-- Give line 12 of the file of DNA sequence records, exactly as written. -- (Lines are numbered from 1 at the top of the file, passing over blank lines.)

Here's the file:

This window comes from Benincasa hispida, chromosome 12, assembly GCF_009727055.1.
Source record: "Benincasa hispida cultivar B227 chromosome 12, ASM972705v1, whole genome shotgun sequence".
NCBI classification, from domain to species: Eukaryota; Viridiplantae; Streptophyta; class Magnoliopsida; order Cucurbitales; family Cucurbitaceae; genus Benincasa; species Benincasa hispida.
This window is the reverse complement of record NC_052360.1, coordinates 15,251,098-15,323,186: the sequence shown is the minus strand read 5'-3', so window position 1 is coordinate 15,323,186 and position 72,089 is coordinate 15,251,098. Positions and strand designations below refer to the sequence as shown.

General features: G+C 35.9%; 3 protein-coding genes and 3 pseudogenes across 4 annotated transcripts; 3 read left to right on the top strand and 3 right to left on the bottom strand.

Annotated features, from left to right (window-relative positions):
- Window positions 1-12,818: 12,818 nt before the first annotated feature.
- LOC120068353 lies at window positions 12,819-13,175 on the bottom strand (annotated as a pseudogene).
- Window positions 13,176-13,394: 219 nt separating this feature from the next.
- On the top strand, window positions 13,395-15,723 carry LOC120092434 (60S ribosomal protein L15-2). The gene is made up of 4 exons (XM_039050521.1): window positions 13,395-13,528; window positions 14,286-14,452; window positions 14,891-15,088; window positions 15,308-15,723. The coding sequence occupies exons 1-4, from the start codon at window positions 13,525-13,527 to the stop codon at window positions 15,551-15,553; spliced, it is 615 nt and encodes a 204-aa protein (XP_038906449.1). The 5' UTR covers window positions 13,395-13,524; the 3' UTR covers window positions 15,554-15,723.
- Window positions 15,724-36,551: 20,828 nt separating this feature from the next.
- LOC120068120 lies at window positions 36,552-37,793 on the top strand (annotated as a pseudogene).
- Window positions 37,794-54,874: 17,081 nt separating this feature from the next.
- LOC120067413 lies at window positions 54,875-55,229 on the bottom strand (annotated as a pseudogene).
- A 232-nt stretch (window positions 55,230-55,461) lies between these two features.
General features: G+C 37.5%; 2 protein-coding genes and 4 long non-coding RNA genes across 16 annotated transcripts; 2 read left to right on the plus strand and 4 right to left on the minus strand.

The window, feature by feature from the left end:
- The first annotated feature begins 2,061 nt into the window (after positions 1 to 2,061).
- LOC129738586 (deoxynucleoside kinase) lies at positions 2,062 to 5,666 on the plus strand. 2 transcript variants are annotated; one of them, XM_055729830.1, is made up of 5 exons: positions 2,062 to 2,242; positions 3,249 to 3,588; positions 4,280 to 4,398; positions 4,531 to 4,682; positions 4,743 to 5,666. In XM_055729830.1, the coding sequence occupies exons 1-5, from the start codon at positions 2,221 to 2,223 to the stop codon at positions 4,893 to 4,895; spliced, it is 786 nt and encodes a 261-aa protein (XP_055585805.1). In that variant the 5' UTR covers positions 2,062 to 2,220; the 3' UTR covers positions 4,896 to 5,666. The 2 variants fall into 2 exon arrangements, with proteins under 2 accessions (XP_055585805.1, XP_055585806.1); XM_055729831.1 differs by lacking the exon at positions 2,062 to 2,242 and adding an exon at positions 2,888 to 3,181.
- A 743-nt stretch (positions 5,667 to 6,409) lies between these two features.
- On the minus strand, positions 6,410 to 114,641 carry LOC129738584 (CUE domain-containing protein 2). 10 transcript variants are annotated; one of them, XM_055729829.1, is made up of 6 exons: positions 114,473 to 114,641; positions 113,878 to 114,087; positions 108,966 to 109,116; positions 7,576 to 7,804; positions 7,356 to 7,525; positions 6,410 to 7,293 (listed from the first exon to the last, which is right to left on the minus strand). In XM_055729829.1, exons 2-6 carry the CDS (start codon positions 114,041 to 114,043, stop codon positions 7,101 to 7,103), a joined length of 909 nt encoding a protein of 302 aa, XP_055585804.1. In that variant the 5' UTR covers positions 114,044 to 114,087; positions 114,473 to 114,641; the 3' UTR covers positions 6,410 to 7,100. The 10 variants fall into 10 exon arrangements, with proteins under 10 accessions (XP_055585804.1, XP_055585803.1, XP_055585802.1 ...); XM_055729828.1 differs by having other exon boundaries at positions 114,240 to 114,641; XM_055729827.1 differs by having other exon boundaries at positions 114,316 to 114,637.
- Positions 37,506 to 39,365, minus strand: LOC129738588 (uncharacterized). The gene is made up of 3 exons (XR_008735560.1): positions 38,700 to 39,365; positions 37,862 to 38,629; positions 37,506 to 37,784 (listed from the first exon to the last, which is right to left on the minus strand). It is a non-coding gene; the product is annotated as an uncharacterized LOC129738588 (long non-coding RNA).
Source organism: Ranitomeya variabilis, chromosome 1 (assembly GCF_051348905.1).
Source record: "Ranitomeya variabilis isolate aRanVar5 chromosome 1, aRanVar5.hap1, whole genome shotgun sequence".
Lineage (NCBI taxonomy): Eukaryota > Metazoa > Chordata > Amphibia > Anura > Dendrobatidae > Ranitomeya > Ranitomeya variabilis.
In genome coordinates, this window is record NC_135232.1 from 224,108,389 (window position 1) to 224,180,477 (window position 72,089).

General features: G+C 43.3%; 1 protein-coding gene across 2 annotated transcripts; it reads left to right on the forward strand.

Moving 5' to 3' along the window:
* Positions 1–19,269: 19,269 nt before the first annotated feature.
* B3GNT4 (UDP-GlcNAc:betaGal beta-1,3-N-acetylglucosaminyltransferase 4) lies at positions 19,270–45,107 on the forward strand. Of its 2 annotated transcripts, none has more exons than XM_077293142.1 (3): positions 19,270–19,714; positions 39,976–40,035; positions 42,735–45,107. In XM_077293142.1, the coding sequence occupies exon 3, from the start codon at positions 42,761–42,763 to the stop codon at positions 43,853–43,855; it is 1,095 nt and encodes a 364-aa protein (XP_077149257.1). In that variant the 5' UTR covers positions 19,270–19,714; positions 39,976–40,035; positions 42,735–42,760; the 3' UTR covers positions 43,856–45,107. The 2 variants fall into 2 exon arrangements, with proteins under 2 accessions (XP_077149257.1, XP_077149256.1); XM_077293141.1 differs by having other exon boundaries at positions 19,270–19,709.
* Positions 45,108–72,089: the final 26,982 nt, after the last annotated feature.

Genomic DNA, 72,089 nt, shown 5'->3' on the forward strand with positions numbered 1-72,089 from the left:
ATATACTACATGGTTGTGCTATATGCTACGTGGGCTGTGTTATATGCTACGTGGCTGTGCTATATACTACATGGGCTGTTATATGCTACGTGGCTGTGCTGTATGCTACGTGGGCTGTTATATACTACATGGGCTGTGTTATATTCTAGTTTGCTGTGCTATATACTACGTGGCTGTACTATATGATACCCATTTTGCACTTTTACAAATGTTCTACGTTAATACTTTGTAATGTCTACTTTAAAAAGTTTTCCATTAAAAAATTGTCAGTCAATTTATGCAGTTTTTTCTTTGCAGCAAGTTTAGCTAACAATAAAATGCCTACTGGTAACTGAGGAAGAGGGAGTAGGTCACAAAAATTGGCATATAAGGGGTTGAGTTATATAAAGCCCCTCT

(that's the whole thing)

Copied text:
- LOC120068120 lies at window positions 36,552-37,793 on the top strand (annotated as a pseudogene).